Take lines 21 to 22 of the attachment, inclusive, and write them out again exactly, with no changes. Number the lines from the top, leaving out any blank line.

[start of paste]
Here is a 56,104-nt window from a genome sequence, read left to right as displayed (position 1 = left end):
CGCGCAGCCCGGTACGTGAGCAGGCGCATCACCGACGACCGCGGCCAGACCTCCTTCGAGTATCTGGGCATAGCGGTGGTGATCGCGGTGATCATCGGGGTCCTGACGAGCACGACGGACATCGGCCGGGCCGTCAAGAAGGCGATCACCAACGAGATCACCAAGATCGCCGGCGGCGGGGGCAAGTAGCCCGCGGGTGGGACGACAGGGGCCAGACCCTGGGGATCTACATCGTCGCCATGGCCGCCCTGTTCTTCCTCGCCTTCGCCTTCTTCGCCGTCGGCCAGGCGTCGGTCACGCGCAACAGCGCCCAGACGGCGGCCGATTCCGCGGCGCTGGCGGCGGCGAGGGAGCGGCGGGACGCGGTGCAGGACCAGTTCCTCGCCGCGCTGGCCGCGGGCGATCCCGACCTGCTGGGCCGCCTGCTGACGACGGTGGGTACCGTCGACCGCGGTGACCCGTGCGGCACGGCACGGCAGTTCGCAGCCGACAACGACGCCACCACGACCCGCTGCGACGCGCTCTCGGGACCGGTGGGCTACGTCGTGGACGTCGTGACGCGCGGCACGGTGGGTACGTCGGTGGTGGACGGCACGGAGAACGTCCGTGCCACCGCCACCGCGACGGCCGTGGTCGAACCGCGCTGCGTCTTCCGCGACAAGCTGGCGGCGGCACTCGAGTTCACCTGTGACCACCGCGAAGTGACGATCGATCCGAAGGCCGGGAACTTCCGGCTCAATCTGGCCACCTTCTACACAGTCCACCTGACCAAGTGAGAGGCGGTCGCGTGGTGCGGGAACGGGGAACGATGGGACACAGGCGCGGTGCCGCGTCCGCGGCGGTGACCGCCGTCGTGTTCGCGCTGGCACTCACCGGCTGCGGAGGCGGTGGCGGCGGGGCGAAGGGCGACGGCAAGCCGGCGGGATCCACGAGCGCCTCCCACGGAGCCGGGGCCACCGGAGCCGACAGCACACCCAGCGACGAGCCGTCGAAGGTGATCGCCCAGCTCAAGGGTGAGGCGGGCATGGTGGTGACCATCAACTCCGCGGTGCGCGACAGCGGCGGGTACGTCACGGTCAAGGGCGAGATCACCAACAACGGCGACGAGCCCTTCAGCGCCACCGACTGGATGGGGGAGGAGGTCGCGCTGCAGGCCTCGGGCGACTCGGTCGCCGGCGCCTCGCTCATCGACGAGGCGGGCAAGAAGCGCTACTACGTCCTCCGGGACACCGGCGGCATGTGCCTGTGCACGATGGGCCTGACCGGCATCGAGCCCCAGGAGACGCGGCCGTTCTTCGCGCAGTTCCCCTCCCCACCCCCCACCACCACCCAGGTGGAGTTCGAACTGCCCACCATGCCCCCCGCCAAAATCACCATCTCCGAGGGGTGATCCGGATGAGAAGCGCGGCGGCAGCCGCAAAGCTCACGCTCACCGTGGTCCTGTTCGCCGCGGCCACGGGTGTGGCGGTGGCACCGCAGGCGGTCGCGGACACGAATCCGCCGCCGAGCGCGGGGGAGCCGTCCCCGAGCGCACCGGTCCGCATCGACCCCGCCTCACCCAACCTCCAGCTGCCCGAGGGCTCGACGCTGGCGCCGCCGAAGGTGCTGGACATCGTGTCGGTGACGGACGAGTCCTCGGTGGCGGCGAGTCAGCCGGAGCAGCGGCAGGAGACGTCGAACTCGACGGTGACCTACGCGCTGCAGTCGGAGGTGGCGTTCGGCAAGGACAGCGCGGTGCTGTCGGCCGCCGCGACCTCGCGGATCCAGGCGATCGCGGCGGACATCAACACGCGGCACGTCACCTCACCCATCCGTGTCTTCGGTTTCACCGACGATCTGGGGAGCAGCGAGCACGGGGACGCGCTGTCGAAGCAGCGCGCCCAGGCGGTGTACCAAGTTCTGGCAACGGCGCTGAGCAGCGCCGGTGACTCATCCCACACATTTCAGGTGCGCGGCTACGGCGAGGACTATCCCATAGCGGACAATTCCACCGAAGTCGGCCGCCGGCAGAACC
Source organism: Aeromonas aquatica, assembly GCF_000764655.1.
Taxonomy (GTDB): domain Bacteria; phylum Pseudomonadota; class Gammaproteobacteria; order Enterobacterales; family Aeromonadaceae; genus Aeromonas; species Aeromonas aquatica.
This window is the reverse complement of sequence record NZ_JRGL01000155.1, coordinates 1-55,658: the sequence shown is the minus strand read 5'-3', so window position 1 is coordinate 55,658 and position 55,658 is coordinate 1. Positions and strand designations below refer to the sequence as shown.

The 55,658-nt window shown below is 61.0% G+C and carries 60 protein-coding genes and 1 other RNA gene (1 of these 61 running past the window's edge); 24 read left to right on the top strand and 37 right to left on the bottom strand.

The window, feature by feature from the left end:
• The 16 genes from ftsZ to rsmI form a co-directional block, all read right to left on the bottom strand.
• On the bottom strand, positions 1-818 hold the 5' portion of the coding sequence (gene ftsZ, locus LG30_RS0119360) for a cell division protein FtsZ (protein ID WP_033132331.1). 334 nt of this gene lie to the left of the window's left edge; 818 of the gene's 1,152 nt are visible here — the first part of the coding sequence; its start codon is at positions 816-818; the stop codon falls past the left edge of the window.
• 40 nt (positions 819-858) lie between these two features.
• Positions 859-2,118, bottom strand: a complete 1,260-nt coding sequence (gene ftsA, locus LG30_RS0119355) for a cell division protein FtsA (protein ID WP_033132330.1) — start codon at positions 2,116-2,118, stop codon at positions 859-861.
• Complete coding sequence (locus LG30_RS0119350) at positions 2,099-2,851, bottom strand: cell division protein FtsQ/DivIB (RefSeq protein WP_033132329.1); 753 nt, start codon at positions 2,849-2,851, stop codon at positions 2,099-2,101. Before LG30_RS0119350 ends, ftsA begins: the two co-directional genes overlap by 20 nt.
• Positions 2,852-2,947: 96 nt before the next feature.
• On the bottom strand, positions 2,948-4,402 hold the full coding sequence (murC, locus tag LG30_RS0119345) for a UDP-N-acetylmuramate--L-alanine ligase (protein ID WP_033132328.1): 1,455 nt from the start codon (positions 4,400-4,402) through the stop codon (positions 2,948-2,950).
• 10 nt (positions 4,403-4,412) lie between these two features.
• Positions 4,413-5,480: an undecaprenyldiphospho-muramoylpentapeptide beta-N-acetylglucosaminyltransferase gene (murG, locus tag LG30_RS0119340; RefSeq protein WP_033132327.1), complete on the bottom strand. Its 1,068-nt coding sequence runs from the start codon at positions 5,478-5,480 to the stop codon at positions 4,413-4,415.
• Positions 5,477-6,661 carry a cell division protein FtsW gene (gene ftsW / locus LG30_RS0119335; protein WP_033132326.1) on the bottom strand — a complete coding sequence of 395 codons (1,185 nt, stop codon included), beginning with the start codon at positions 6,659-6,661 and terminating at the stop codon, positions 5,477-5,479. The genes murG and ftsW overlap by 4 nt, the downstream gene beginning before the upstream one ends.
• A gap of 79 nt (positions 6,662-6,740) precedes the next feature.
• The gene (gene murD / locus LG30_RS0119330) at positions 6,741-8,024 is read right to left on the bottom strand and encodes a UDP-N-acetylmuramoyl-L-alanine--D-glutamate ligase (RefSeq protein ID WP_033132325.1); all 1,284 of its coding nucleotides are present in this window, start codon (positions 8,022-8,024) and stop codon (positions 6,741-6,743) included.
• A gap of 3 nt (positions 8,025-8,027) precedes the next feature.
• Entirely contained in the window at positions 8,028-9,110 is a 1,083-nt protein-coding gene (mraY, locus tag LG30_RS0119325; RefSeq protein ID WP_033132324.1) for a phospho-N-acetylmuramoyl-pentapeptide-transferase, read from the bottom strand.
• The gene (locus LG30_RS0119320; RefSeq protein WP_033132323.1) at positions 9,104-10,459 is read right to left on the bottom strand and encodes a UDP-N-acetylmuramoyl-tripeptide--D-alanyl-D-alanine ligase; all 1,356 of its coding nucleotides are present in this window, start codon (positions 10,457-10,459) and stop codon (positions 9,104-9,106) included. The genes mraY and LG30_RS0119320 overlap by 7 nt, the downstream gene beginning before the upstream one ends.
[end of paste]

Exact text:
• Entirely contained in the window at positions 8,028-9,110 is a 1,083-nt protein-coding gene (mraY, locus tag LG30_RS0119325; RefSeq protein ID WP_033132324.1) for a phospho-N-acetylmuramoyl-pentapeptide-transferase, read from the bottom strand.
• The gene (locus LG30_RS0119320; RefSeq protein WP_033132323.1) at positions 9,104-10,459 is read right to left on the bottom strand and encodes a UDP-N-acetylmuramoyl-tripeptide--D-alanyl-D-alanine ligase; all 1,356 of its coding nucleotides are present in this window, start codon (positions 10,457-10,459) and stop codon (positions 9,104-9,106) included. The genes mraY and LG30_RS0119320 overlap by 7 nt, the downstream gene beginning before the upstream one ends.